So we need an estimate AND a capacity in order for the estimate to have any value. The thing is that it’s not enough either. When we estimate, we also need to agree on what we’re estimating. We need to have the same view on the expected quality; both external and internal quality. Everyone involved needs to know how the solution is supposed to behave; if the customer expects a Lexus but a developer is about to build a go-cart, the estimate will have no value. Everyone involved needs to have the same view on the level of confidence for the internal quality; if the developer is ok with Windows 95 quality but the tester is expecting a pacemaker level of confidence, the estimate will have no value.
So now we need an estimate AND a capacity AND an understanding of quality in order for the estimate to have any value. The thing is that if we make an estimate and it’s wrong, the effects will fade over time (unless we’re dealing with systematic estimation errors). If a requirement was estimated to take 5 days but actually took 10 days (a 100% estimation error), the effect on a six-month project will be less than 4%. An error in capacity on the other hand will multiply if left to itself. If a team is working in two-week sprints and plans are made with a 10% error in capacity, this error will multiply for each sprint and for a six-month project, we’ll have to add another two sprints to the end in order to finish what we had initially planned. But even worse is the cost of poor quality. These costs tend to rise exponentially with time. The longer time a poor assumption or a bug goes unnoticed, the more code will get built on top of that error and either multiplying the instances of the actual error or at least building dependencies to the error.
Error in estimate – impact decreasing linearly with time
Error in capacity – impact increasing linearly with time
Error in quality – impact increasing exponentially with time
But where do people put their attention when plans fail? They usually address the estimate and way too often put blame on the teams for not doing good enough estimates. Apart from being unethical since estimates are nothing but guesses, it’s also a waste of time since any deviations from the plan are much more likely to come from errors in capacity measurements (or worse; capacity estimates) or a mismatch in the understanding of what quality (or functionality) was being estimated.
So if predictability is what you’re looking for, don’t invest much in your estimates, instead you should make sure that your capacity is known and that quality (internal as well as external) is well understood. And that’s why your estimates don’t really matter.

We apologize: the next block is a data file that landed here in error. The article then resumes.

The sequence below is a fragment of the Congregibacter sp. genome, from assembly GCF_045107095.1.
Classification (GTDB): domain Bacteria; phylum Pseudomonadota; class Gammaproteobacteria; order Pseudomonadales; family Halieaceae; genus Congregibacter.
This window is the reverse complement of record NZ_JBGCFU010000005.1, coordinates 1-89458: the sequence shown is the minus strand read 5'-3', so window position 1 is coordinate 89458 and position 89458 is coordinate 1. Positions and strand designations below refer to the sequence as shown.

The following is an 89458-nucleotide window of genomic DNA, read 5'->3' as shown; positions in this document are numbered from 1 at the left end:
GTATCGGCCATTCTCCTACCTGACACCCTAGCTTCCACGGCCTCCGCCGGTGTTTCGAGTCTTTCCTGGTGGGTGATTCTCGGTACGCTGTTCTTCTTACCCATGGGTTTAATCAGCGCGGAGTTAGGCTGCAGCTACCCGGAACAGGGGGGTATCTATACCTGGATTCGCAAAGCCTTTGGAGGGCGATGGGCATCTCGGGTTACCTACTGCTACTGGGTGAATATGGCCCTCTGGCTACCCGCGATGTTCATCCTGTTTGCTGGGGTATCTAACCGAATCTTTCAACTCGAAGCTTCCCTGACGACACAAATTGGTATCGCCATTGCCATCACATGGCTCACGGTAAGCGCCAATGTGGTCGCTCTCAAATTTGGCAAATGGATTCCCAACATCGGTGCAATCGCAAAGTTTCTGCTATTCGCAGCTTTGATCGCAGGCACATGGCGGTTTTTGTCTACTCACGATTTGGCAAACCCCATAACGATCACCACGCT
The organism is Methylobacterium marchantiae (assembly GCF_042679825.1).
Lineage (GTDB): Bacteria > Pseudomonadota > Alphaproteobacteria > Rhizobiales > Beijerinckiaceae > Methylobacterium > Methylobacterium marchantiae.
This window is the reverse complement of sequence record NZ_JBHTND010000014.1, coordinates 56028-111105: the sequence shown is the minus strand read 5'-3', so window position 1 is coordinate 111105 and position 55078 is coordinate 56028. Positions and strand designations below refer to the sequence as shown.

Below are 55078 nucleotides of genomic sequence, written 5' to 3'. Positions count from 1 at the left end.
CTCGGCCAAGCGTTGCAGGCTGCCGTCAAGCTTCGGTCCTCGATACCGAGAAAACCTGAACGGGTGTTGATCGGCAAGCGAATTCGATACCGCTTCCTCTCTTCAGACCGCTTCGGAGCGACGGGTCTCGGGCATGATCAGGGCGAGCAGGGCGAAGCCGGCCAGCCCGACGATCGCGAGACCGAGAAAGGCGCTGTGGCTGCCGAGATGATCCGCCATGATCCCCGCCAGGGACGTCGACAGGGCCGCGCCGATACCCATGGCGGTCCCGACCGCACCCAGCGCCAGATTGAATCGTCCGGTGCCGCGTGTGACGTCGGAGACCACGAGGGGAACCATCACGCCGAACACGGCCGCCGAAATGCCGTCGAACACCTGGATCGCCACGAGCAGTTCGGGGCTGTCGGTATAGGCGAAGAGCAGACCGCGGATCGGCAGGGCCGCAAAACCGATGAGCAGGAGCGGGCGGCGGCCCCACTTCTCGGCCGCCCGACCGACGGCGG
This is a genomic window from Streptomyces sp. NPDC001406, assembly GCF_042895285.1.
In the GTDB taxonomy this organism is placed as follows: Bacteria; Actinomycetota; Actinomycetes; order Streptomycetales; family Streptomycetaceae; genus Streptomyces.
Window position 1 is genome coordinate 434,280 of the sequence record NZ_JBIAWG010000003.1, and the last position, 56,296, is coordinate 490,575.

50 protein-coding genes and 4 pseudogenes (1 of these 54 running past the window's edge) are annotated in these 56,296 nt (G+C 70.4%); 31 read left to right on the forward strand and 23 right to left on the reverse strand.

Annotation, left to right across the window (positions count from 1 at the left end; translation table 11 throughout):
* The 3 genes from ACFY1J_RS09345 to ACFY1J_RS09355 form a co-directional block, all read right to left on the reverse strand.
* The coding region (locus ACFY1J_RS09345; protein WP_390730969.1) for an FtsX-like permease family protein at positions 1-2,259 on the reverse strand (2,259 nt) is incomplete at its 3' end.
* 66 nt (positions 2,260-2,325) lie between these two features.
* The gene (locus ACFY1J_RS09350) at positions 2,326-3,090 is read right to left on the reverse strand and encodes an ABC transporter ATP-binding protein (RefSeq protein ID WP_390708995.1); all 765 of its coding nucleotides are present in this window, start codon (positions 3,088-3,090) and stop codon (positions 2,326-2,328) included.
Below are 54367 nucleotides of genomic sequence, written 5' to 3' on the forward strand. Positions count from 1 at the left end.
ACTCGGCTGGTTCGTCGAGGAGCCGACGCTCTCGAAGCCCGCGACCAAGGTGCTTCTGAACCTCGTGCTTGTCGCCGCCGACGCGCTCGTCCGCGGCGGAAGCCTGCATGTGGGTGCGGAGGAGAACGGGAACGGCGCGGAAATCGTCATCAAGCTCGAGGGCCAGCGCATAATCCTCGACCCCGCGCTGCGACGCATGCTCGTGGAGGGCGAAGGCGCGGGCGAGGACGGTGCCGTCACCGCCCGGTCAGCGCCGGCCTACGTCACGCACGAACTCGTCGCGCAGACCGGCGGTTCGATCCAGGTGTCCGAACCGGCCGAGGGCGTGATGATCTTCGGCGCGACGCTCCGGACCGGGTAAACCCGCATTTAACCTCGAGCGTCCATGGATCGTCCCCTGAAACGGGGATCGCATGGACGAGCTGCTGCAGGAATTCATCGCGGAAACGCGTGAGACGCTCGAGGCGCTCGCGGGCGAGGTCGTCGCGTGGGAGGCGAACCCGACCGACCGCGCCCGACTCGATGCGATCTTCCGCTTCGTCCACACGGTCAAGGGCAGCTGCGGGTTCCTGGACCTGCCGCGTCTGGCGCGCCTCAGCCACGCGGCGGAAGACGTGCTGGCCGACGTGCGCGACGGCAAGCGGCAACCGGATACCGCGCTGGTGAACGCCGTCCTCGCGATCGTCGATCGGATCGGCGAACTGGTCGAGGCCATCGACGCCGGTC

February 13, 2013
I was recently asked by a colleague to help with the format for a brainstorming exercise. The purpose of the exercise was to find new ways to reach an audience for the content our organization was developing. Both of us wanted to try something new and we really wanted the participants to start thinking outside of the so called box. What we came up with was a two part workshop that I’d like to share.
The first part was a traditional Post-it-exercise run for three different themes. First we asked the participants to list as many aspects as possible of the content we developed. They were asked to write it down on a certain color of Post-its using just one or two words. We then asked them to do the same thing on another color of Post-its but this time to list different cross sections of possible audiences; whom to reach out to. The target audiences could be sliced according to roles, geographical belonging, age or any other grouping. Finally the participants got to write down different channels for reaching out on a third color of Post-its. We got all kinds of fun suggestions; competitions, courses, lunch walks, blind dates, printed t-shirts etc.
For the second part we wanted to use an element of randomness to get the participants imagination going. Inspired by the game Clue; you know the detective game were you have a bunch of suspects, different murder weapons and a number possible crime sites. In the game, the players randomly combine a suspect with a murder weapon and a crime site by pulling one card from each pile. They then try to deduct which cards have been selected by questioning each other. Finally someone realizes that it was Coloner Mustard in the library with the candlestick.
In our workshop we now had three big piles of Post-its containing What, For Whom and Channels. We divided the participants into groups of two and asked them to randomly pick one note from each pile and try to concretize the mix of cards into an actual event. So if a group picked the cards Content A, redheads and blind dates; they then had to come up with an idea for how to sell Content A to redheaded people by arranging blind dates. The combinations that came up brought out a lot of laughter but it also generated tons of new ideas for how to market our stuff to different audiences. Surprisingly few combinations had to be completely discarded and people came up with really imaginative events from the random combinations they were dealt.
From this experience, I can really recommend trying an element of randomness when you need fresh ideas and have a problem that can be sliced in different dimensions like this.